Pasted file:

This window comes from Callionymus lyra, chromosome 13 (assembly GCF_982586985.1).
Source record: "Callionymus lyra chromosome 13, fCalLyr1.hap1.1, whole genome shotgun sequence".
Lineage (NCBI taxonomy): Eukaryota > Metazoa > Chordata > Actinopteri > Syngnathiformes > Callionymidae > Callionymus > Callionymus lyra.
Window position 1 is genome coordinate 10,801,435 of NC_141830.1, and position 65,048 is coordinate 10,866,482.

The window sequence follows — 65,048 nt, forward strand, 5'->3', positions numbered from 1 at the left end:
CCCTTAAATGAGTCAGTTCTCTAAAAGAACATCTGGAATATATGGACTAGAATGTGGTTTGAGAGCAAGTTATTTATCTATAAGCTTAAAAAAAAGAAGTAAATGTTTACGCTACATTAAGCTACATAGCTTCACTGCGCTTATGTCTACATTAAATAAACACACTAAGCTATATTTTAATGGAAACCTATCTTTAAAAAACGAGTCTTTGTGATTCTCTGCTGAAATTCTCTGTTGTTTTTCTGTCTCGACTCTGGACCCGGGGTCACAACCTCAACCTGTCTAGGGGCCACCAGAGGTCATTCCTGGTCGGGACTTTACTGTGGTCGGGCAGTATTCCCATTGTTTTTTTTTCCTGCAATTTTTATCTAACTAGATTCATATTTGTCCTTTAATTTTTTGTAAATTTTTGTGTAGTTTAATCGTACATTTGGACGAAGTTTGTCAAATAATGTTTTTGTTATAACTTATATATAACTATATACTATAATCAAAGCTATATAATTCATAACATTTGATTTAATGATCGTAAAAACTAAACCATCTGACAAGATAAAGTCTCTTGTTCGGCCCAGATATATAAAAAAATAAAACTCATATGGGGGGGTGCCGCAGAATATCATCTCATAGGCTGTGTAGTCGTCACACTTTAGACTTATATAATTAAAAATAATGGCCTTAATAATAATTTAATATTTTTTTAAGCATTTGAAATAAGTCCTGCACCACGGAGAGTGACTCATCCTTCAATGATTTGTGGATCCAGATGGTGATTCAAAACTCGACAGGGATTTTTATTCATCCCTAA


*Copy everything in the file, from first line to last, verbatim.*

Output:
This window comes from Callionymus lyra, chromosome 13 (assembly GCF_982586985.1).
Source record: "Callionymus lyra chromosome 13, fCalLyr1.hap1.1, whole genome shotgun sequence".
Lineage (NCBI taxonomy): Eukaryota > Metazoa > Chordata > Actinopteri > Syngnathiformes > Callionymidae > Callionymus > Callionymus lyra.
Window position 1 is genome coordinate 10,801,435 of NC_141830.1, and position 65,048 is coordinate 10,866,482.

The window sequence follows — 65,048 nt, forward strand, 5'->3', positions numbered from 1 at the left end:
CCCTTAAATGAGTCAGTTCTCTAAAAGAACATCTGGAATATATGGACTAGAATGTGGTTTGAGAGCAAGTTATTTATCTATAAGCTTAAAAAAAAGAAGTAAATGTTTACGCTACATTAAGCTACATAGCTTCACTGCGCTTATGTCTACATTAAATAAACACACTAAGCTATATTTTAATGGAAACCTATCTTTAAAAAACGAGTCTTTGTGATTCTCTGCTGAAATTCTCTGTTGTTTTTCTGTCTCGACTCTGGACCCGGGGTCACAACCTCAACCTGTCTAGGGGCCACCAGAGGTCATTCCTGGTCGGGACTTTACTGTGGTCGGGCAGTATTCCCATTGTTTTTTTTTCCTGCAATTTTTATCTAACTAGATTCATATTTGTCCTTTAATTTTTTGTAAATTTTTGTGTAGTTTAATCGTACATTTGGACGAAGTTTGTCAAATAATGTTTTTGTTATAACTTATATATAACTATATACTATAATCAAAGCTATATAATTCATAACATTTGATTTAATGATCGTAAAAACTAAACCATCTGACAAGATAAAGTCTCTTGTTCGGCCCAGATATATAAAAAAATAAAACTCATATGGGGGGGTGCCGCAGAATATCATCTCATAGGCTGTGTAGTCGTCACACTTTAGACTTATATAATTAAAAATAATGGCCTTAATAATAATTTAATATTTTTTTAAGCATTTGAAATAAGTCCTGCACCACGGAGAGTGACTCATCCTTCAATGATTTGTGGATCCAGATGGTGATTCAAAACTCGACAGGGATTTTTATTCATCCCTAA